One 22-year old woman, herself a runaway serf, reports: “Pretty serf girls were usually taken by the owner as house servants and used as he wished”; they “were just slaves without rights.” (9) Serfs needed permission to go anywhere. Landowners had legal authority to capture those who tried to flee. One 24-year old runaway welcomed the Chinese intervention as a “liberation.” He testified that under serfdom he was subjected to incessant toil, hunger, and cold. After his third failed escape, he was merciless beaten by the landlord’s men until blood poured from his nose and mouth. They then poured alcohol and caustic soda on his wounds to increase the pain, he claimed. (10)
The serfs were taxed upon getting married, taxed for the birth of each child and for every death in the family. They were taxed for planting a tree in their yard and for keeping animals. They were taxed for religious festivals and for public dancing and drumming, for being sent to prison and upon being released. Those who could not find work were taxed for being unemployed, and if they traveled to another village in search of work, they paid a passage tax. When people could not pay, the monasteries lent them money at 20 to 50 percent interest. Some debts were handed down from father to son to grandson. Debtors who could not meet their obligations risked being cast into slavery. (11)
The theocracy’s religious teachings buttressed its class order. The poor and afflicted were taught that they had brought their troubles upon themselves because of their wicked ways in previous lives. Hence they had to accept the misery of their present existence as a karmic atonement and in anticipation that their lot would improve in their next lifetime. The rich and powerful treated their good fortune as a reward for, and tangible evidence of, virtue in past and present lives.
The Tibetan serfs were something more than superstitious victims, blind to their own oppression. As we have seen, some ran away; others openly resisted, sometimes suffering dire consequences. In feudal Tibet, torture and mutilation–including eye gouging, the pulling out of tongues, hamstringing, and amputation–were favored punishments inflicted upon thieves, and runaway or resistant serfs. Journeying through Tibet in the 1960s, Stuart and Roma Gelder interviewed a former serf, Tsereh Wang Tuei, who had stolen two sheep belonging to a monastery. For this he had both his eyes gouged out and his hand mutilated beyond use. He explains that he no longer is a Buddhist: “When a holy lama told them to blind me I thought there was no good in religion.” (12) Since it was against Buddhist teachings to take human life, some offenders were severely lashed and then “left to God” in the freezing night to die. “The parallels between Tibet and medieval Europe are striking,” concludes Tom Grunfeld in his book on Tibet. (13)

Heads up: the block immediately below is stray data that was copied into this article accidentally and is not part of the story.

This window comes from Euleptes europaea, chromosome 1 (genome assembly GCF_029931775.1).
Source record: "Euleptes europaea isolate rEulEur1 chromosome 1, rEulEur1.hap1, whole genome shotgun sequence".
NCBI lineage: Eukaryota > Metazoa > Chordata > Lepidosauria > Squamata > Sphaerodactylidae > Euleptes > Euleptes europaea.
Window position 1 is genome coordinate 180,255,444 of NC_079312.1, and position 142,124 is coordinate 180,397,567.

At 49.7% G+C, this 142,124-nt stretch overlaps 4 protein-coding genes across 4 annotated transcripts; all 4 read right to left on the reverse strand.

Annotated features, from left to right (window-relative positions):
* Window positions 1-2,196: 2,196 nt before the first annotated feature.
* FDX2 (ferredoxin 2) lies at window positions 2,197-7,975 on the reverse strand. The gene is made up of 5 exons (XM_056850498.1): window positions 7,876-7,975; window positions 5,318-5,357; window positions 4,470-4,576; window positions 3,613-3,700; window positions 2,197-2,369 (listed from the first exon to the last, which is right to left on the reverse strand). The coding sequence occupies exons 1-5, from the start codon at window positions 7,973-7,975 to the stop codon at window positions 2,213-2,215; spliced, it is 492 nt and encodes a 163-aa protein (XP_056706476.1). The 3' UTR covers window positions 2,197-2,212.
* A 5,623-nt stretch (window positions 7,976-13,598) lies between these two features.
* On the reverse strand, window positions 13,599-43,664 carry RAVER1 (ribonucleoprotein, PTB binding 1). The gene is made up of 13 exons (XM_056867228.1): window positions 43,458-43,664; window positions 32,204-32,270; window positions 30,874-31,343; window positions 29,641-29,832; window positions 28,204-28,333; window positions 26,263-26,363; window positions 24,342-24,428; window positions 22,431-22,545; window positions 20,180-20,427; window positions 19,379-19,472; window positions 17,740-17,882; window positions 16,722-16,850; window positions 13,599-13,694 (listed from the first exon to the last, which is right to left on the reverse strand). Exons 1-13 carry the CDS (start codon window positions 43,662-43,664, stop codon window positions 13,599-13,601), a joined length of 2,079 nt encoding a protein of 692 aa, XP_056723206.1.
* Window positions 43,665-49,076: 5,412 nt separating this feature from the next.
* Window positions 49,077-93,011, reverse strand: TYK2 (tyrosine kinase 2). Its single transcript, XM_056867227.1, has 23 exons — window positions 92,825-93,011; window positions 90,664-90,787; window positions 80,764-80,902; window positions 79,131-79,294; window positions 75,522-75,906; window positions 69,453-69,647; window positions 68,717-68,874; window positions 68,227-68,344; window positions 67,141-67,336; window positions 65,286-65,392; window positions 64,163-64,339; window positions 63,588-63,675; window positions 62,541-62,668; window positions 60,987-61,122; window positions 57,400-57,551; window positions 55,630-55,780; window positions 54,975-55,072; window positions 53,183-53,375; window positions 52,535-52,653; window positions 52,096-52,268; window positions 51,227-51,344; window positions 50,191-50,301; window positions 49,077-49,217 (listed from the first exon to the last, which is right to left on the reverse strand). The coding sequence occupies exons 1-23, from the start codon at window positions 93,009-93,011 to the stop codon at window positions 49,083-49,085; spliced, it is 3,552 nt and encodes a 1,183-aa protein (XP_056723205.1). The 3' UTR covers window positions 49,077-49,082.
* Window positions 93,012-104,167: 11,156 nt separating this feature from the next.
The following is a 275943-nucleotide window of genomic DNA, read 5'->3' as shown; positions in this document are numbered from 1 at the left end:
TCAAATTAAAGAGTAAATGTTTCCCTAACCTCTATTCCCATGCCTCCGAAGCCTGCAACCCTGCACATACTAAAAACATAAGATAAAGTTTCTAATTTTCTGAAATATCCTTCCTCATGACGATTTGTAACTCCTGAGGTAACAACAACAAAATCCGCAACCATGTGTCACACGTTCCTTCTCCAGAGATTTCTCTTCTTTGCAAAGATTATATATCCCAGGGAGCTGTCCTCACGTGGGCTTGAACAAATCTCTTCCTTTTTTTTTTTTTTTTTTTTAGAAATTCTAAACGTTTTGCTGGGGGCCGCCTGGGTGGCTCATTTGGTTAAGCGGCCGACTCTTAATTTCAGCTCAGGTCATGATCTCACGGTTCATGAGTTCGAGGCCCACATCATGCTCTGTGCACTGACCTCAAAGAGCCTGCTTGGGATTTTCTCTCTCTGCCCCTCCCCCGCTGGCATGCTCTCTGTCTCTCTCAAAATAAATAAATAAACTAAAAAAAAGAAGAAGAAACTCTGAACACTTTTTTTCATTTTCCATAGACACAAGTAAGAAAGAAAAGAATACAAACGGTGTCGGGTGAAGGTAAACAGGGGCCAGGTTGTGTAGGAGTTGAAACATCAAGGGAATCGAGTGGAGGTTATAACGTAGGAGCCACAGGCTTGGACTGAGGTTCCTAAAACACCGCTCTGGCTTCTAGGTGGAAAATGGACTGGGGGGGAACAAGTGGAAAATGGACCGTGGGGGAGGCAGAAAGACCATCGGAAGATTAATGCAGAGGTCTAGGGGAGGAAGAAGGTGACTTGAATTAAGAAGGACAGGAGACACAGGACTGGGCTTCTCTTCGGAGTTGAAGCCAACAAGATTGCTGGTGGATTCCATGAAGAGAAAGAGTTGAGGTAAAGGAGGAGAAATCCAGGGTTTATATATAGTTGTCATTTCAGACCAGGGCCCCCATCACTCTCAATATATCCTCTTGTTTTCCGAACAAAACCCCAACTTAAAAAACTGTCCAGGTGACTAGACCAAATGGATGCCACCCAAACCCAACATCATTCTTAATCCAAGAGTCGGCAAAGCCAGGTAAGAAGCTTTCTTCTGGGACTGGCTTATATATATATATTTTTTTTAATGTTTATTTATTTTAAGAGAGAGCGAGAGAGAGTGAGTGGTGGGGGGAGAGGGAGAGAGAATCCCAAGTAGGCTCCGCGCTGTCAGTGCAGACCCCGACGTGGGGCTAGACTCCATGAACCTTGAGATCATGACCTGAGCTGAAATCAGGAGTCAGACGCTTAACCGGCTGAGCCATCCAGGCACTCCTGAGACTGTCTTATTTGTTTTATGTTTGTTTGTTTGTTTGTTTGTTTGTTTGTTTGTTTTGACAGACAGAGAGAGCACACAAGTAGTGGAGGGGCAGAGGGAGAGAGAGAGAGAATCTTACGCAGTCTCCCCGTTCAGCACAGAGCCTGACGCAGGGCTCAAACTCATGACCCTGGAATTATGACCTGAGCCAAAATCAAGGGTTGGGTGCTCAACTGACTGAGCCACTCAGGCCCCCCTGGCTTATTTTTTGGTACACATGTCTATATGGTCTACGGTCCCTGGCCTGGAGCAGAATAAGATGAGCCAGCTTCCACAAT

In 1959, Anna Louise Strong visited an exhibition of torture equipment that had been used by the Tibetan overlords. There were handcuffs of all sizes, including small ones for children, and instruments for cutting off noses and ears, gouging out eyes, breaking off hands, and hamstringing legs. There were hot brands, whips, and special implements for disemboweling. The exhibition presented photographs and testimonies of victims who had been blinded or crippled or suffered amputations for thievery. There was the shepherd whose master owed him a reimbursement in yuan and wheat but refused to pay. So he took one of the master’s cows; for this he had his hands severed. Another herdsman, who opposed having his wife taken from him by his lord, had his hands broken off. There were pictures of Communist activists with noses and upper lips cut off, and a woman who was raped and then had her nose sliced away. (14)